Ctg's share in garment exports on the decline | The Daily Star
12:50 AM, April 03, 2013 / LAST MODIFIED: 12:50 AM, April 03, 2013

Ctg's share in garment exports on the decline

Garment exporters in Chittagong expressed concern and called for urgent steps as their contribution to the country's total apparel exports is slipping below 10 percent.
They said the authorities have to take actions in infrastructure development for the industry to flourish in the port city.
The total exports of garments from Bangladesh in 1991-92 were worth $1.5 billion, with Chittagong's contribution being $500 million, that is, a third of the nation's exports.
But, in 20 years' time, the share dipped to 22.6 percent. In 2011-12, Chittagong's share was $4.5 billion out of the country's total exports of $19.89 billion, an exporter said, quoting official figures.
If urgent steps are not taken, this figure would soon drop below 10 percent, said Nasiruddin Chowdhury, the immediate past first vice-president of Bangladesh Garment Manufacturers and Exporters Association.
Garment factories should be relocated outside the city as has been done in a planned way in places like Ashulia, Gazipur and Savar on the outskirts of Dhaka with proper infrastructure development, said another exporter.
Government assistance in this regard is essential, Amjadul Ferdous Chowdhury, chairman of BSA Group of Industries, said.
“No new projects can be undertaken due to a shortage of lands,” Chowdhury added.
He also stressed improving both local and regional connectivity for the port city.
Due to travel problems, foreign buyers often prefer to stay in Dhaka rather than travelling to Chittagong, Chowdhury said.
Chittagong also needs more modern hotels to attract foreign investors and the authorities need to look at these matters urgently, he added.
Pradip Dutta, director of Maxim Group of Companies, who has been involved with the garment industry since its inception in Bangladesh, also agreed with the problem of connectivity.
Because of official hurdles, the foreign buyers find it easier to set up their offices in Dhaka, rather than moving to other parts of the country, Dutta said.
Chittagong is very strategically located for setting up export-oriented industries, more so, because of its proximity to the largest seaport of the country.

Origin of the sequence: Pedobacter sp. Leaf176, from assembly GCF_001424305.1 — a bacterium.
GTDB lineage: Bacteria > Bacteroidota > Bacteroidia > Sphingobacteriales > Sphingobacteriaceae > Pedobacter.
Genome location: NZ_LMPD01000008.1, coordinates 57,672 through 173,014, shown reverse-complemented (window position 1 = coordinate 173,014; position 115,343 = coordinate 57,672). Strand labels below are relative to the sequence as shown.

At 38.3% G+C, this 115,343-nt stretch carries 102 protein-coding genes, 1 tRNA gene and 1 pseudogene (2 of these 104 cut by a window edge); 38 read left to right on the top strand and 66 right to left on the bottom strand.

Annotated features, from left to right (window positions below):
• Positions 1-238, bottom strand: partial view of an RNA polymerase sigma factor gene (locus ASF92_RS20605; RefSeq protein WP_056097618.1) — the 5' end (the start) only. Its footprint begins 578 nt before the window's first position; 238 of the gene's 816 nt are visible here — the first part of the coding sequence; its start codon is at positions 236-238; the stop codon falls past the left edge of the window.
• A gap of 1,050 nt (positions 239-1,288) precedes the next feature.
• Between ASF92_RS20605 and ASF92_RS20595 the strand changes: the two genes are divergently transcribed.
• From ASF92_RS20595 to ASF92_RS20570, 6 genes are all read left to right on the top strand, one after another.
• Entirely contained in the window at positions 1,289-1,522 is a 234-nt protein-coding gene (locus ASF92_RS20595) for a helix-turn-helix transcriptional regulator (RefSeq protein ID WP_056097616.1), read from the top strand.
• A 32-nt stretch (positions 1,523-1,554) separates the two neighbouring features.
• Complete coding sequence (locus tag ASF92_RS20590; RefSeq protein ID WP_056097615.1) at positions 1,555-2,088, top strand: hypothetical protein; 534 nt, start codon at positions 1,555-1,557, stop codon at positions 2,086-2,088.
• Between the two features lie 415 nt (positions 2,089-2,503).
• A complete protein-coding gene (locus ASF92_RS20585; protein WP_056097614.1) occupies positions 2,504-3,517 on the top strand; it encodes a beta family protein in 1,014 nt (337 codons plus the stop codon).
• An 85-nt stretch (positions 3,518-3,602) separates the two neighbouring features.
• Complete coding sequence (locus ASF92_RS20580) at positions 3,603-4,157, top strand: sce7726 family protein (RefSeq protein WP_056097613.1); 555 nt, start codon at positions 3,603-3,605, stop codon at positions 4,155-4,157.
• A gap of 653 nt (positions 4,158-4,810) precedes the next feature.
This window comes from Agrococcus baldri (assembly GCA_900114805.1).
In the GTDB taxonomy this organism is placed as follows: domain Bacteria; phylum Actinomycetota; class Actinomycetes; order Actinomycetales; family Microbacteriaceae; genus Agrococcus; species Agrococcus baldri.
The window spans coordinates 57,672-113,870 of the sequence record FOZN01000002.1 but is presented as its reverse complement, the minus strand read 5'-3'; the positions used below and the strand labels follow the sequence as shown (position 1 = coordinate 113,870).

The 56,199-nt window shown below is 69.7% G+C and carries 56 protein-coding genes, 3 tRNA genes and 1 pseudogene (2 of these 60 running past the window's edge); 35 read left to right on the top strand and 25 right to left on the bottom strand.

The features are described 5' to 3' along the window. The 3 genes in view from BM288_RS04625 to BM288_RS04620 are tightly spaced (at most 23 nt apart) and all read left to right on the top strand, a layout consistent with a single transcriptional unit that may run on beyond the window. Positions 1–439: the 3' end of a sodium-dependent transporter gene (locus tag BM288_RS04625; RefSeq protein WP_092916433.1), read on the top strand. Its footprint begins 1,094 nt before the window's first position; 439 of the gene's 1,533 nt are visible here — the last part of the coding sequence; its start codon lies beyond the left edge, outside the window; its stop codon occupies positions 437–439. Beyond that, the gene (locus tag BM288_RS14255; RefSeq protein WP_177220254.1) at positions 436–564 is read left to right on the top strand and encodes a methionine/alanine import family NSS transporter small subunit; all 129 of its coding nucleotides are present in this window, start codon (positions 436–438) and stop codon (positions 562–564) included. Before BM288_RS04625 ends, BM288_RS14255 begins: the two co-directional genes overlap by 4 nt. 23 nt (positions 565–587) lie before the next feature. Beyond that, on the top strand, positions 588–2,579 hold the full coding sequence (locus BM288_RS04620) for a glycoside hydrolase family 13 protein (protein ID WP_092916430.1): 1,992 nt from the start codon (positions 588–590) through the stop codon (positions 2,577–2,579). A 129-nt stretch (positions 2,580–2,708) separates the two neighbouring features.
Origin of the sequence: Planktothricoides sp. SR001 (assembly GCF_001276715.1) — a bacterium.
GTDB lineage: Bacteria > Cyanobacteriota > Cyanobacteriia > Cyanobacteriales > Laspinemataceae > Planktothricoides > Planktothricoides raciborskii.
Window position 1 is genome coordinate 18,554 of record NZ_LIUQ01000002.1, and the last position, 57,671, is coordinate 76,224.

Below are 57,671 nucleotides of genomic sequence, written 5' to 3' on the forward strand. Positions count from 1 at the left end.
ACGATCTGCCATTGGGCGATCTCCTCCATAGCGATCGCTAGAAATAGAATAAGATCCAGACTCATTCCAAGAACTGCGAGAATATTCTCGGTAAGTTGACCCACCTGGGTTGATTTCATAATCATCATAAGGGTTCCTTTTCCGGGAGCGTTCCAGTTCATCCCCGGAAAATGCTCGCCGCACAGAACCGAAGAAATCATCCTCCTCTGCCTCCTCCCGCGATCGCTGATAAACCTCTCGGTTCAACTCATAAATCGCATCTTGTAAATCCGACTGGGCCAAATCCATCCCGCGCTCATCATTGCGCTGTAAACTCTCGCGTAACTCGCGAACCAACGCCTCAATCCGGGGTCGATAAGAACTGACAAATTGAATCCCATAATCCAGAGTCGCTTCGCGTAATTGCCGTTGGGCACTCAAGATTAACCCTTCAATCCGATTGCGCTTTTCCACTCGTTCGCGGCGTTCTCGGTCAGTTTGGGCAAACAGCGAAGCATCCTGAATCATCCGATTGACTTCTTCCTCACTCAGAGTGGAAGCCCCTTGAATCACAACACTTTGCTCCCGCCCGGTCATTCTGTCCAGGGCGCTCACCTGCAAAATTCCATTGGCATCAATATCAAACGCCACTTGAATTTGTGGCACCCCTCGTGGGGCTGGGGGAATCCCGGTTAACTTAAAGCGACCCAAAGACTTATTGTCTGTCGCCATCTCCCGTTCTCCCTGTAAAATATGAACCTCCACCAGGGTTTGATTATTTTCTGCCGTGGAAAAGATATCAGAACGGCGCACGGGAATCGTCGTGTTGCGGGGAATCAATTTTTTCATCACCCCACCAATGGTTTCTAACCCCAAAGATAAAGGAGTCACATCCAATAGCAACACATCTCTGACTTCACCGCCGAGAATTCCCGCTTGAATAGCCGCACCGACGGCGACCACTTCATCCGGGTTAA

“So it makes more business sense to set up modern garment factories in Chittagong,” Dutta said.
A separate area could be earmarked for setting up factories on the outskirts of Chittagong too, he added.
Another exporter also emphasised improving internal connectivity, including rapid completion of Dhaka-Chittagong expanded highway.
The entrepreneurs of Chittagong will have to take some bold initiatives, said SM Abu Tayyab, managing director of Independent Apparels and another former first vice president of the BGMEA.
“Almost half of the garment factories failed to meet various compliance issues required to meet the international standards and this is where we need to be more active,” Tayyab said.
The factories also require putting more attention to their capacity building, he said.
Otherwise, the orders would not filter through to the garment factories in Chittagong, Tayyab added.
He also said, because of its location, Chittagong is at least three days 'better off' in getting its products to the port. Even on strike days, the exporters can bring in their goods to the port by transporting these at night.
Nasiruddin Chowdhury, however, feels that a pressure group similar to "Better Business Forum" needs to be set up to look after the interests of the businesses in Chittagong.
This could be done under the umbrella of Chittagong Chamber of Commerce and Industry, and such a pressure group could influence the policymakers to bring back the glory days of garment exports of Chittagong.

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